Toronto Film Festival: The teen actresses gaining plaudits in I Kill Giants
It's not often you ask an actor how they felt about working with their co-star and they reply: "We hated each other."
Fortunately Madison Wolfe is only kidding, and she and Sydney Wade collapse into giggles as they explain how close they grew on the set of their new movie I Kill Giants.
"At the beginning of production we were just kind of polite to each other or whatever, but by the end we were really good friends," 14-year-old Madison says.
Her co-star Sydney, 15, picks up: "By the time we finished we were roasting each other, 'I don't like your shoes', 'Oh yeah, well I don't like your hair!'
"But honestly all jokes aside... she's an okay person." The pair descend into more laughter.
By quite some distance, Sydney and Madison must be two of the youngest movie stars at this year's Toronto Film Festival.
But they're not exactly newcomers to the industry. "I've been acting since I was four, so 11 years now," Sydney explains.
"Building up to this film was a very difficult process for me, it was challenging. I had to graft. I was doing non-speaking roles, non-paid roles. I didn't mind what I did as long as I was doing what I loved.
"But when I got on to I Kill Giants I thought 'this is it - this is everything that I wanted.'"
Similarly, audiences (and horror fans in particular) may have already seen films starring Madison without even realising it.
"A lot of people saw me in The Conjuring, that was probably my biggest role so far," she says. "But people didn't realise that I'd been working for almost six years before that. It takes a long time."
Madison and Sydney's new film I Kill Giants is the big-screen adaptation of the graphic novel of the same name by Joe Kelly and Ken Niimura.
It tells the story of Barbara (Madison), a young girl who escapes to her own imaginary world to deal with the grief and trauma of something she's experiencing at home.
Sydney plays Sophia, an English girl to whom Barbara somewhat reluctantly grows close through the course of the film.
The young actress and the character she plays are both from Leeds - but there's little hint of a northern accent.
"We did try a stronger accent, but we thought, for the film to go globally, it's very hard for some people to understand the Leeds accent, because it can be really strong," Sydney says.
She has a point.
"But I'm kind of neutral. I'm not RP [received pronunciation], I'm not from London or anything, so my own accent is quite plain, and you can understand it.
"I feel like it works well with Madison's accent too, which isn't too strong American."
Madison's character is far from your stereotypical teen girl heroine. She's a social outcast at school, dresses awkwardly and is generally quite eccentric and introverted - quite the opposite of Madison's outgoing real-life personality.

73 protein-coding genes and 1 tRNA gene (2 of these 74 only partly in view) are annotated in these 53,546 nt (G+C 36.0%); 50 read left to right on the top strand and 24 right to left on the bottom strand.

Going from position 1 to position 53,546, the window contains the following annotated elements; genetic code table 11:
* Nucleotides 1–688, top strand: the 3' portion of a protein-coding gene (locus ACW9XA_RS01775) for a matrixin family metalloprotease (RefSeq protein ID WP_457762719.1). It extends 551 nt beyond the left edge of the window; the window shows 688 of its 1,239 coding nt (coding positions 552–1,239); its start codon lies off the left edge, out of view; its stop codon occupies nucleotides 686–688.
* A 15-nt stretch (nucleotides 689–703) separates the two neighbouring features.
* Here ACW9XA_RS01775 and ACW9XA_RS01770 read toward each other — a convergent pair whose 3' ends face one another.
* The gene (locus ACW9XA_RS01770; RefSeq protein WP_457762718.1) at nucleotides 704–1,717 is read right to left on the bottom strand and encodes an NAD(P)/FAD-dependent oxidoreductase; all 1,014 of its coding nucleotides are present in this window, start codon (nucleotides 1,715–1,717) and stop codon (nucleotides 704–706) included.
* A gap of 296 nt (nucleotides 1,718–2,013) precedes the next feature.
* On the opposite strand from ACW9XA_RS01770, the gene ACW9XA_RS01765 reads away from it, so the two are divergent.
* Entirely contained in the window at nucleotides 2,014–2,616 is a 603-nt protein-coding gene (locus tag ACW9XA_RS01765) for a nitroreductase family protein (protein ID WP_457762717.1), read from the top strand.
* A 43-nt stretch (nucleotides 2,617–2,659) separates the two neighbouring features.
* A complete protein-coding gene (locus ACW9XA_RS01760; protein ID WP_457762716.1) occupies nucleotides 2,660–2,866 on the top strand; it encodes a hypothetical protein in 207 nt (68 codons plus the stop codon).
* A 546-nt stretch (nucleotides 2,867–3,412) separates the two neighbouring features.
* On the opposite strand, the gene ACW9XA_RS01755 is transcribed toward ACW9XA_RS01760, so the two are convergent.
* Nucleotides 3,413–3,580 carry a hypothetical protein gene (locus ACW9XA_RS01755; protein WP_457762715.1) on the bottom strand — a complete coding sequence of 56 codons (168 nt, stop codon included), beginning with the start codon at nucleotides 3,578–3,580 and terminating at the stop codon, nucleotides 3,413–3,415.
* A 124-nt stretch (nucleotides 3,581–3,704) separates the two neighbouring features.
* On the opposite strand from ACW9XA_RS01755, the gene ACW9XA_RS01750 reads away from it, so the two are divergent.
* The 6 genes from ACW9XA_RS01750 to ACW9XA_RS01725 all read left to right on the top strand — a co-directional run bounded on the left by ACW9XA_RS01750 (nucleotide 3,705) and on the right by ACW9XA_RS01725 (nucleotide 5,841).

"Getting to play a character that's so different from myself is so cool," the actress says.
"I don't dress like her or anything or wear bunny ears, but this is why I love acting so much, you can be anyone you want to be.
"Barbara being so scruffy and hard, it kind of betrays that she has a bit of a shell on her and she is kind of an introvert."
The film is directed by Anders Walter and also stars Imogen Poots and Zoe Saldana.
Working on major film projects like this must be quite exhausting when you've got homework and exams to worry about, right?
"It's my last year at school, so I'm trying to pass through that," Sydney says.
"I tried a private school which worked really well, but towards the end I was struggling to manage both because I had loads of lessons.
"And then I did a year of home schooling, which was easier in terms of going off to work, but it was harder in terms of learning exactly what you needed to.
"So now I'm back at school, who are just incredible. They're so lenient with me going off and everything."
Madison and Sydney clearly have a long and bright future in film ahead of them - and when asked which other actresses they look up to, they're both full of names.
"One of the biggest icons I have is Meryl Streep," Madison says instantly. "If I ever met her I think I would die.
"But I also love Natalie Portman, Emma Roberts, Margot Robbie - there's so many."
Sydney adds: "I really appreciate Chloe Grace Moretz, I think she's a really great, interesting actor. And she's really diverse with everything she does.
"And Nicole Kidman, I saw her yesterday, very close-up! They are my top two."
Kidman is just one of several Hollywood A-listers Madison and Sydney have been rubbing shoulders with while in Toronto.
Promotion and film festivals can be overwhelming, especially at such a young age, but it's a process the pair are clearly enjoying.
"It's quite rewarding, everyone worked so hard on this film," Madison says. "You see all the reviews and people wanting to know more about it, it's just great - you feel like you've really accomplished something."
The same photographers who have mostly spent their time chasing Matt Damon, Jennifer Lawrence and George Clooney around Toronto this week could well be turning their attention to Madison and Sydney in a few years' time.
Read more from the festival:
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- Jake Gyllenhaal: 'I finally played a superhero'
- 7 screenwriting tips from Aaron Sorkin
- Lady Gaga 'hasn't seen' her documentary
- Borg/McEnroe opens film festival